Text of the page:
A Good Deal on Auto Insurance: How to Find the Best Affordable Coverage

It isn’t easy to find a good deal on auto insurance, especially if you live in a high-cost state, such as New York, New Jersey or California.  It takes time and research.  In some states, a few hundred companies offer auto policies, and in others, only a few dozen, so not necessarily a lot to choose from. And even if you find a company with great rates, there is no guarantee you will qualify for those rates or that the rates will stay low after the initial policy period. Your best bet is to shop around, and do so often.  The cheapest deal might be with a company you’ve never heard of.  And there is no shame in changing auto insurance companies every now and then.  Believe me, they are not loyal to you, so you don’t need to be loyal to them.  Most don’t offer any discounts for longevity with the company.

What’s the best way to find a good deal?

•    The WorldWideWeb

The Internet is a great place to start your search.  You can get direct quotes from some insurers on the Internet, such as Progressive and Geico Direct, and from Internet insurance brokers and services, like Insweb and Esurance.  There are many more in each category, so use a good browser, like Google or Yahoo and go to town. These insurance providers have little overhead, so they can pass the savings on to you.

•    800 Numbers
Many insurance companies sell their policies over an 800 number. This is especially helpful if you don’t always have access to the Internet.  Some of those are Geico Direct, Amica, Ameriprise, USAA and 21st Century.  There is no commission paid to any agents, so they save about 15% right there, and can pass that on to the consumer.  Again, little overhead, so more savings for you. 

Note that many of these insurers are very picky.  If you aren't a better-than-average insurance risk, you may be better off taking your business elsewhere. And keep in mind that USAA offers policies only to U.S. military families.

•    Allstate and State Farm
These two companies command, respectively, 18% and 12% of the auto insurance market. Like the 800-number insurers, they have their own in-house, or "captive," sales forces, but they operate out of local offices and offer insurance to a broad range of drivers, from the safest to some of the riskiest.  For a "good risk" driver, the 800 carriers will usually be cheaper. But if your record is reasonable, you're still likely to get a pretty good deal with one of these big guys.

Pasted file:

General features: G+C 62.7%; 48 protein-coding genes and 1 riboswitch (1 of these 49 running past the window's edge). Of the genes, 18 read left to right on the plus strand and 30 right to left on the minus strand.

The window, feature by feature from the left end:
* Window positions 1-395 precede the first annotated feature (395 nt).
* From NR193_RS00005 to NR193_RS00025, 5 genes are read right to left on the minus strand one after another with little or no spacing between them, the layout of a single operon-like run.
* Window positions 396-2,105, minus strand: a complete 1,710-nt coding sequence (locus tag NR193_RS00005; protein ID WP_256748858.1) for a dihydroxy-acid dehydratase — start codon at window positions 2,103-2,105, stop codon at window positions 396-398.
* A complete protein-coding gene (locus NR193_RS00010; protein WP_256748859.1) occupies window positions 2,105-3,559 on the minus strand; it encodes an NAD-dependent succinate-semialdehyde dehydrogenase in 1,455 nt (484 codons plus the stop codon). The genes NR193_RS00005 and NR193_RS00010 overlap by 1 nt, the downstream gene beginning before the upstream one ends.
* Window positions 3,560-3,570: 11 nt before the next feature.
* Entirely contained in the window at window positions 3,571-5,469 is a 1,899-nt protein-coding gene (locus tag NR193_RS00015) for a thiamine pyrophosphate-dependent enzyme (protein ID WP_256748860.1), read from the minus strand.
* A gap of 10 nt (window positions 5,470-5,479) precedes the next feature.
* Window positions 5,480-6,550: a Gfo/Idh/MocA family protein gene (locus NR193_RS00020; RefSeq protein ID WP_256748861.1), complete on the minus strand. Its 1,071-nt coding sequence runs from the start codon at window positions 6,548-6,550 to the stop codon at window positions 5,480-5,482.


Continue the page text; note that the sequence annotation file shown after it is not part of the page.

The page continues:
•    Independent Agent
If you've had two or three accidents or three or more speeding tickets over the past three years, your best bet is to get a quote from Allstate or State Farm or one of the other big companies you’ve heard of, and then ask an independent agent to try to beat it.  They can probably do a bit better with one of the insurance companies you may not have heard of.  Most agents regularly work with six or seven insurers and sometimes can persuade one of them into beating the quote. You can find the telephone numbers of independent agents in your local yellow pages under Insurance Agencies or online. 

Many companies sell their insurance primarily through independent agents.  They range from giants such as The Hartford and Travelers to tiny companies with which you may be unfamiliar. These insurers pay substantial commissions to the independent agents. But an independent agent can be a wealth of information on deals in your market, and if you have a troubled record, an agent can sometimes be the best way to find coverage at a reasonable rate.

•    Captive Agent

Captive agents are those who work primarily for one insurance company only.  This is not the best way to go if you are looking for the lowest rates, because there is no comparison-shopping done on your behalf.  You are pretty much stuck with the rates the company gives you via their agent.  You can still save a little money this way by purchasing more than one policy from them and asking about various other discounts they offer.  But you won’t find the best deal you can get from a captive agent.

To get a good deal on auto insurance, you have to be willing to put in a little effort over the phone, on the Internet, in person, or all three.  If you invest some of your time by doing your homework, you will likely be rewarded, possibly substantially.

Lori Mandell is an attorney, writer and editor. Her specialty areas include insurance, personal injury and estate matters.

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